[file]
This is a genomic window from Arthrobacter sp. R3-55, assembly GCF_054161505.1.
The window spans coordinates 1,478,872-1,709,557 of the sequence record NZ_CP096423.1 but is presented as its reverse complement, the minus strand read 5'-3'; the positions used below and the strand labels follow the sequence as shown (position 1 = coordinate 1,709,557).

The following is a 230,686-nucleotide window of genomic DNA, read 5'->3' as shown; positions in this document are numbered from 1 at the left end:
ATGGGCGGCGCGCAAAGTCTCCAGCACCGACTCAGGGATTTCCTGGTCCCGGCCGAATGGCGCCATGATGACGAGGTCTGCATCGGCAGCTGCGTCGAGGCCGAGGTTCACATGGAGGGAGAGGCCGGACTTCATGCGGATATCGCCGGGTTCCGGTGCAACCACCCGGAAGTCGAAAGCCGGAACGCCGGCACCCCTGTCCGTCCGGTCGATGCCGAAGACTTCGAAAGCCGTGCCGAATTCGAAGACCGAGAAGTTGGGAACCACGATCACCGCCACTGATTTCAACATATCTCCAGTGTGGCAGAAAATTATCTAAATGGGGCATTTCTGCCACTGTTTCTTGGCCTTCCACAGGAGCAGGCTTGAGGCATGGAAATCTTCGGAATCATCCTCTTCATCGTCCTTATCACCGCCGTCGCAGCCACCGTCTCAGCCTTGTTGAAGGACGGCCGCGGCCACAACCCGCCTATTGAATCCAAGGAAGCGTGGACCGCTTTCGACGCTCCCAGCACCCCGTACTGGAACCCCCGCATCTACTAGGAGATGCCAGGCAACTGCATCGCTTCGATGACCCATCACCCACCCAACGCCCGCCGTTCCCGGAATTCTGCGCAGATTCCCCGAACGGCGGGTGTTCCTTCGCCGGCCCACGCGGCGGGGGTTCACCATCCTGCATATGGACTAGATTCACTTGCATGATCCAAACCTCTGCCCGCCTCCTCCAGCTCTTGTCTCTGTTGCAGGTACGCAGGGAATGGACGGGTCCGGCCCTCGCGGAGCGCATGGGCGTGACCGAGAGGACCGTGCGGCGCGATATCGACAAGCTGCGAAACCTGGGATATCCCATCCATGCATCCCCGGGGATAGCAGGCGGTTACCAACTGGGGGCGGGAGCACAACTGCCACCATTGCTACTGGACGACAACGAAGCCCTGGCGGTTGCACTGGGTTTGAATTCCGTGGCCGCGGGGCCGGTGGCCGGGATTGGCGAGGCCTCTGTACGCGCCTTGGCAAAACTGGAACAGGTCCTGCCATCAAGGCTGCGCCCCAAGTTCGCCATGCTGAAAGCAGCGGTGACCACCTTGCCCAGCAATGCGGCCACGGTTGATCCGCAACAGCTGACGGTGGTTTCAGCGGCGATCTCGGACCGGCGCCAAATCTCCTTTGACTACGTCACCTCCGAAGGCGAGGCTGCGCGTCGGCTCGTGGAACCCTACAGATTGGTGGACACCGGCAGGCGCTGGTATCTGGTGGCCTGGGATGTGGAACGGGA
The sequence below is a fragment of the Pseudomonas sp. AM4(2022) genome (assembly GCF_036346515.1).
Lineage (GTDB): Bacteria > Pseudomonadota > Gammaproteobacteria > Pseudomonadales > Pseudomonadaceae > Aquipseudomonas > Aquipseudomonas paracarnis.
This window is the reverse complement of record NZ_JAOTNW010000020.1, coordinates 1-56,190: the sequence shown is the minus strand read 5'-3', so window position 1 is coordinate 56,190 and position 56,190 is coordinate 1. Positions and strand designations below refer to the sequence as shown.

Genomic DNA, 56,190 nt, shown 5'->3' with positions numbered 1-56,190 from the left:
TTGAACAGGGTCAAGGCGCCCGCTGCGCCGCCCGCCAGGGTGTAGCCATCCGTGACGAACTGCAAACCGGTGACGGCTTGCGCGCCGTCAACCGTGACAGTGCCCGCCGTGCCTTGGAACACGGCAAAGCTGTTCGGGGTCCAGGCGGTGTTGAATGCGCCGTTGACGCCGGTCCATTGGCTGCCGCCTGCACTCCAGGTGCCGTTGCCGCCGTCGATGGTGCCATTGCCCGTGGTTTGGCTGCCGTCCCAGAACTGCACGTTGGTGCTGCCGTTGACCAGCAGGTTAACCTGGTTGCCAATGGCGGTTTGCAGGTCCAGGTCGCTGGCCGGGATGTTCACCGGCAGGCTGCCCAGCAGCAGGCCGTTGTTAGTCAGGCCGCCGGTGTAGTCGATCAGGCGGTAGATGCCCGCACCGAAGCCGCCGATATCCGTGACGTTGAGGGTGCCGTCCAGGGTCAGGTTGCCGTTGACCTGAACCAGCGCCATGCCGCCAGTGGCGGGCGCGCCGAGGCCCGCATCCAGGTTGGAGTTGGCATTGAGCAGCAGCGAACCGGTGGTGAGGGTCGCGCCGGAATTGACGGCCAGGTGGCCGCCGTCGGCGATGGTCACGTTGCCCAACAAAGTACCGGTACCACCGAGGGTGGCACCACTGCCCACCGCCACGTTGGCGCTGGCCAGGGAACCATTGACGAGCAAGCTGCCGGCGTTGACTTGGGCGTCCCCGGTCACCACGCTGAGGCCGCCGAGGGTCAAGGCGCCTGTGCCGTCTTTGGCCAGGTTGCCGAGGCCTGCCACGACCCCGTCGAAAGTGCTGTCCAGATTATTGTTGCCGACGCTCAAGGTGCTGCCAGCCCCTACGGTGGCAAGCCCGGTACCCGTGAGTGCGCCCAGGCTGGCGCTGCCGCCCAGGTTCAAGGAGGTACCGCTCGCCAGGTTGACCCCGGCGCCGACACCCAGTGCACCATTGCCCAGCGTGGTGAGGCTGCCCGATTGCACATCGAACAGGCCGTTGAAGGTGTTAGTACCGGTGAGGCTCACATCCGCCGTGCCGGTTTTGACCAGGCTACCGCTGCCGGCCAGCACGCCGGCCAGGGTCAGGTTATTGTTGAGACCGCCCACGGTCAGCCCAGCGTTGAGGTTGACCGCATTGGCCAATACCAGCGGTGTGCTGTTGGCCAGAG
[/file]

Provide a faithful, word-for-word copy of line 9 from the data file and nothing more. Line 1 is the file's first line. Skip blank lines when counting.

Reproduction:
TTGAACAGGGTCAAGGCGCCCGCTGCGCCGCCCGCCAGGGTGTAGCCATCCGTGACGAACTGCAAACCGGTGACGGCTTGCGCGCCGTCAACCGTGACAGTGCCCGCCGTGCCTTGGAACACGGCAAAGCTGTTCGGGGTCCAGGCGGTGTTGAATGCGCCGTTGACGCCGGTCCATTGGCTGCCGCCTGCACTCCAGGTGCCGTTGCCGCCGTCGATGGTGCCATTGCCCGTGGTTTGGCTGCCGTCCCAGAACTGCACGTTGGTGCTGCCGTTGACCAGCAGGTTAACCTGGTTGCCAATGGCGGTTTGCAGGTCCAGGTCGCTGGCCGGGATGTTCACCGGCAGGCTGCCCAGCAGCAGGCCGTTGTTAGTCAGGCCGCCGGTGTAGTCGATCAGGCGGTAGATGCCCGCACCGAAGCCGCCGATATCCGTGACGTTGAGGGTGCCGTCCAGGGTCAGGTTGCCGTTGACCTGAACCAGCGCCATGCCGCCAGTGGCGGGCGCGCCGAGGCCCGCATCCAGGTTGGAGTTGGCATTGAGCAGCAGCGAACCGGTGGTGAGGGTCGCGCCGGAATTGACGGCCAGGTGGCCGCCGTCGGCGATGGTCACGTTGCCCAACAAAGTACCGGTACCACCGAGGGTGGCACCACTGCCCACCGCCACGTTGGCGCTGGCCAGGGAACCATTGACGAGCAAGCTGCCGGCGTTGACTTGGGCGTCCCCGGTCACCACGCTGAGGCCGCCGAGGGTCAAGGCGCCTGTGCCGTCTTTGGCCAGGTTGCCGAGGCCTGCCACGACCCCGTCGAAAGTGCTGTCCAGATTATTGTTGCCGACGCTCAAGGTGCTGCCAGCCCCTACGGTGGCAAGCCCGGTACCCGTGAGTGCGCCCAGGCTGGCGCTGCCGCCCAGGTTCAAGGAGGTACCGCTCGCCAGGTTGACCCCGGCGCCGACACCCAGTGCACCATTGCCCAGCGTGGTGAGGCTGCCCGATTGCACATCGAACAGGCCGTTGAAGGTGTTAGTACCGGTGAGGCTCACATCCGCCGTGCCGGTTTTGACCAGGCTACCGCTGCCGGCCAGCACGCCGGCCAGGGTCAGGTTATTGTTGAGACCGCCCACGGTCAGCCCAGCGTTGAGGTTGACCGCATTGGCCAATACCAGCGGTGTGCTGTTGGCCAGAG